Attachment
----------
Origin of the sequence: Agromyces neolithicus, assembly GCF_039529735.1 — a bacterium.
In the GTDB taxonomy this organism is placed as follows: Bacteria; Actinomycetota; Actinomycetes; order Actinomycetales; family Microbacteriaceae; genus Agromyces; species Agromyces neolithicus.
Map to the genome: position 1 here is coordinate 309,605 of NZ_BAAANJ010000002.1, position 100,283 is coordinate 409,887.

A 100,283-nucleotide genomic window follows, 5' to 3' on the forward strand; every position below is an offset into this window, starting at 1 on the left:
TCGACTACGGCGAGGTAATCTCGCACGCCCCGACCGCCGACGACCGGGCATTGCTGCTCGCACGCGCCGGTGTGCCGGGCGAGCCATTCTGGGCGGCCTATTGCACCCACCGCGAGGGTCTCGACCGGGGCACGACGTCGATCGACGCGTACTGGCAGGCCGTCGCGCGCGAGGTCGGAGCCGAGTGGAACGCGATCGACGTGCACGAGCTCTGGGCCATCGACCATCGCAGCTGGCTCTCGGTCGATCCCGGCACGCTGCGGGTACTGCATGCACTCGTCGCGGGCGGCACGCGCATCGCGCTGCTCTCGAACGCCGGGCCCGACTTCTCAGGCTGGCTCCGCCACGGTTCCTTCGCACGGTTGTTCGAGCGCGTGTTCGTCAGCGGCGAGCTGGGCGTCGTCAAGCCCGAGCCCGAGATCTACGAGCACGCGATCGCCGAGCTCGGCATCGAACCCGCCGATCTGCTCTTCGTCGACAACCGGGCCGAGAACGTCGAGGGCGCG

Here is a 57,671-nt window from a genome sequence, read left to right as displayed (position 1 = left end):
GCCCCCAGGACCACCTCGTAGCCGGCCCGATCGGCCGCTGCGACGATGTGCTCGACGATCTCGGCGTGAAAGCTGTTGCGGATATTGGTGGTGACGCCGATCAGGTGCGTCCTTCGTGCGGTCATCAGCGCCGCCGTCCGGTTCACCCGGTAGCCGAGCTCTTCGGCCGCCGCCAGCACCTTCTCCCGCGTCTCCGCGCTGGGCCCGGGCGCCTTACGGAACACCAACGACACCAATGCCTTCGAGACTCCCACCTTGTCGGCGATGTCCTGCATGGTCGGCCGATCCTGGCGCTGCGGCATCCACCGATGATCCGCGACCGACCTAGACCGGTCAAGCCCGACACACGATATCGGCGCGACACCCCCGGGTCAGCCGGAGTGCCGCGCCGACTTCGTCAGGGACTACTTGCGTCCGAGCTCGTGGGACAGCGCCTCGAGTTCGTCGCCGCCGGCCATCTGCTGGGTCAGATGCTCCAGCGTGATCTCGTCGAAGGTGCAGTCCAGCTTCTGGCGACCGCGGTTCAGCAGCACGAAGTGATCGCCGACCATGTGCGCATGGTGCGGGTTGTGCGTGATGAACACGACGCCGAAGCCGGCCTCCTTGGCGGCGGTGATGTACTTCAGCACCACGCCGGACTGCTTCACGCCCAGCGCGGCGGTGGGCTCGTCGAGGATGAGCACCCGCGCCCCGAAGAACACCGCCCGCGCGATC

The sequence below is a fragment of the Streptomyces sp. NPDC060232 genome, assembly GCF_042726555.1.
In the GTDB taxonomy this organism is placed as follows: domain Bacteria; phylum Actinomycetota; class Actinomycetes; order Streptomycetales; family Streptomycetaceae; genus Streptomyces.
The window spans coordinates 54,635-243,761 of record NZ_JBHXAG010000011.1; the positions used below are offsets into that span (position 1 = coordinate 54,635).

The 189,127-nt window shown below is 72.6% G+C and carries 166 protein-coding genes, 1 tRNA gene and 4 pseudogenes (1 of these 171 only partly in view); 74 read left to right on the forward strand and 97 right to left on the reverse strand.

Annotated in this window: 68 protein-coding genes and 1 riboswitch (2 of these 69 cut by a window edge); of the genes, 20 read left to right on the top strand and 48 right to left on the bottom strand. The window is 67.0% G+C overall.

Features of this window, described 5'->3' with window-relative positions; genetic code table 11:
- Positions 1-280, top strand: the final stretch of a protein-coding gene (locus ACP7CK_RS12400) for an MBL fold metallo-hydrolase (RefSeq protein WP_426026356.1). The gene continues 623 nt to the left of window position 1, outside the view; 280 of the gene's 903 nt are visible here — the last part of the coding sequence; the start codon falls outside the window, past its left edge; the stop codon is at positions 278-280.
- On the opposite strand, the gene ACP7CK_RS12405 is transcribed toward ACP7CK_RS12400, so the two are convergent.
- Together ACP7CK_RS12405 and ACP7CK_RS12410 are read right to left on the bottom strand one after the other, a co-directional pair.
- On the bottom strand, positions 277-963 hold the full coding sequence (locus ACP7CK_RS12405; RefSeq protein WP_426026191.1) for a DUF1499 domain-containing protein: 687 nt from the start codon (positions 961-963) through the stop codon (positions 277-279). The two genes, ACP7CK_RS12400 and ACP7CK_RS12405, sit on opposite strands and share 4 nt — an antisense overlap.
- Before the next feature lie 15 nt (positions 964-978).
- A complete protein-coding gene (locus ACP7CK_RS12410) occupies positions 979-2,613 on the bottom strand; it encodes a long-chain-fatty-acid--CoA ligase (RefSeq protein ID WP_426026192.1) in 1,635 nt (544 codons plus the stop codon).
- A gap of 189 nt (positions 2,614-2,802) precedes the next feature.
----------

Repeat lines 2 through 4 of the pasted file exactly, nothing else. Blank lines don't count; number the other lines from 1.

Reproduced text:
In the GTDB taxonomy this organism is placed as follows: Bacteria; Actinomycetota; Actinomycetes; order Actinomycetales; family Microbacteriaceae; genus Agromyces; species Agromyces neolithicus.
Map to the genome: position 1 here is coordinate 309,605 of NZ_BAAANJ010000002.1, position 100,283 is coordinate 409,887.

A 100,283-nucleotide genomic window follows, 5' to 3' on the forward strand; every position below is an offset into this window, starting at 1 on the left: